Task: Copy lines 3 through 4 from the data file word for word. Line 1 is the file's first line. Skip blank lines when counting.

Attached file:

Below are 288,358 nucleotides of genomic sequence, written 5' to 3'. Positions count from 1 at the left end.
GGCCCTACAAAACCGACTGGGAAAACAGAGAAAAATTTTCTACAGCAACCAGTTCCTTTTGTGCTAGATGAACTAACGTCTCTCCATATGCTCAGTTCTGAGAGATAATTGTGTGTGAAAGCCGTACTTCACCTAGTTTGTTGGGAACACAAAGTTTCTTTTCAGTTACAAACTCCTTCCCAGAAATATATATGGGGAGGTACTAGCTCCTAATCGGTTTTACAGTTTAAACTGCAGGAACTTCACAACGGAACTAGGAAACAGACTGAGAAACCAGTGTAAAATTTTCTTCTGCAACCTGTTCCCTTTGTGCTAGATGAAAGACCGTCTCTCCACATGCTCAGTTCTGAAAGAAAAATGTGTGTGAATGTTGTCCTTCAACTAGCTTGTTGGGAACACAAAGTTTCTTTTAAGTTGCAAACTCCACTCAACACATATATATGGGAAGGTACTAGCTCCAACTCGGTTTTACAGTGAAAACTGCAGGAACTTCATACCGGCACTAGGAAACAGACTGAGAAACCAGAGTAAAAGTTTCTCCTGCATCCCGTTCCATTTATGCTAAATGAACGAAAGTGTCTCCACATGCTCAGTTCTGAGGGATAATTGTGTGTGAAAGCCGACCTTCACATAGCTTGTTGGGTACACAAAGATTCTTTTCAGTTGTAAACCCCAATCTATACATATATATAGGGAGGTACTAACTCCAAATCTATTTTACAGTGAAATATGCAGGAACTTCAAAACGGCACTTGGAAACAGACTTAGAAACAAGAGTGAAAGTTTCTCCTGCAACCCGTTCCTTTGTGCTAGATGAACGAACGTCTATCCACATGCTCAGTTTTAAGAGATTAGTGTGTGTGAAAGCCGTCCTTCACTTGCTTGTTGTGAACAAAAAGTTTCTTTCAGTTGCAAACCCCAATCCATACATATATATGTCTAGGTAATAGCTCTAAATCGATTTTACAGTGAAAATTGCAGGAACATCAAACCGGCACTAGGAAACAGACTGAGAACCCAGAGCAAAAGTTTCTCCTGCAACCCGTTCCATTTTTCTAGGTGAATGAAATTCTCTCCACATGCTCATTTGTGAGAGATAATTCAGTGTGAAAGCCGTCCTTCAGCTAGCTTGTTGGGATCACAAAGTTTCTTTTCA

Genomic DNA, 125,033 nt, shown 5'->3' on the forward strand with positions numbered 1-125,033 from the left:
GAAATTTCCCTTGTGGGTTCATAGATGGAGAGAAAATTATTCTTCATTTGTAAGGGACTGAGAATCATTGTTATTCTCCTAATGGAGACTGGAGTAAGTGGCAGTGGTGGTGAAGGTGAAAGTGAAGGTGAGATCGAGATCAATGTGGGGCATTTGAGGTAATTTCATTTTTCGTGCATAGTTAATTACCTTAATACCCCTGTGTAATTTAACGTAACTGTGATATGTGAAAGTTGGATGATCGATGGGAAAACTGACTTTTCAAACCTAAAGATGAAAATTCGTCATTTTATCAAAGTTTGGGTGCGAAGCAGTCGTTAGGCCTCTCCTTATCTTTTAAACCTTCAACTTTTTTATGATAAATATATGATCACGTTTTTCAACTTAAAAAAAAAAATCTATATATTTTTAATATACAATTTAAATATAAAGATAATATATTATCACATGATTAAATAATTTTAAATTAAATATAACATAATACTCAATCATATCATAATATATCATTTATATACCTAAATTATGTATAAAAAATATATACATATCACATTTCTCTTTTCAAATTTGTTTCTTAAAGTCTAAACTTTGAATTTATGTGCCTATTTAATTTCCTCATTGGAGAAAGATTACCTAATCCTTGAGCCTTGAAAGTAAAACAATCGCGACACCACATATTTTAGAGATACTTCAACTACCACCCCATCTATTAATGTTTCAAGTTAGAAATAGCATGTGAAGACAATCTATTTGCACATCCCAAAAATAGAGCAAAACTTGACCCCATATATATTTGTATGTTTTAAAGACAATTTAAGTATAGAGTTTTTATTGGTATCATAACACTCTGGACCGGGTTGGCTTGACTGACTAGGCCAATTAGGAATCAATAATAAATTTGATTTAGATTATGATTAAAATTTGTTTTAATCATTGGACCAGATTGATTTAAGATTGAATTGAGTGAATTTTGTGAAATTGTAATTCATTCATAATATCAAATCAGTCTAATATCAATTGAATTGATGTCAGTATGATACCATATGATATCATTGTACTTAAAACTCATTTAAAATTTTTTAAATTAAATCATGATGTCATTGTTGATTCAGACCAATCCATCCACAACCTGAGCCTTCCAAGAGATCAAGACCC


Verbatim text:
Genomic DNA, 125,033 nt, shown 5'->3' on the forward strand with positions numbered 1-125,033 from the left:
GAAATTTCCCTTGTGGGTTCATAGATGGAGAGAAAATTATTCTTCATTTGTAAGGGACTGAGAATCATTGTTATTCTCCTAATGGAGACTGGAGTAAGTGGCAGTGGTGGTGAAGGTGAAAGTGAAGGTGAGATCGAGATCAATGTGGGGCATTTGAGGTAATTTCATTTTTCGTGCATAGTTAATTACCTTAATACCCCTGTGTAATTTAACGTAACTGTGATATGTGAAAGTTGGATGATCGATGGGAAAACTGACTTTTCAAACCTAAAGATGAAAATTCGTCATTTTATCAAAGTTTGGGTGCGAAGCAGTCGTTAGGCCTCTCCTTATCTTTTAAACCTTCAACTTTTTTATGATAAATATATGATCACGTTTTTCAACTTAAAAAAAAAAATCTATATATTTTTAATATACAATTTAAATATAAAGATAATATATTATCACATGATTAAATAATTTTAAATTAAATATAACATAATACTCAATCATATCATAATATATCATTTATATACCTAAATTATGTATAAAAAATATATACATATCACATTTCTCTTTTCAAATTTGTTTCTTAAAGTCTAAACTTTGAATTTATGTGCCTATTTAATTTCCTCATTGGAGAAAGATTACCTAATCCTTGAGCCTTGAAAGTAAAACAATCGCGACACCACATATTTTAGAGATACTTCAACTACCACCCCATCTATTAATGTTTCAAGTTAGAAATAGCATGTGAAGACAATCTATTTGCACATCCCAAAAATAGAGCAAAACTTGACCCCATATATATTTGTATGTTTTAAAGACAATTTAAGTATAGAGTTTTTATTGGTATCATAACACTCTGGACCGGGTTGGCTTGACTGACTAGGCCAATTAGGAATCAATAATAAATTTGATTTAGATTATGATTAAAATTTGTTTTAATCATTGGACCAGATTGATTTAAGATTGAATTGAGTGAATTTTGTGAAATTGTAATTCATTCATAATATCAAATCAGTCTAATATCAATTGAATTGATGTCAGTATGATACCATATGATATCATTGTACTTAAAACTCATTTAAAATTTTTTAAATTAAATCATGATGTCATTGTTGATTCAGACCAATCCATCCACAACCTGAGCCTTCCAAGAGATCAAGACCC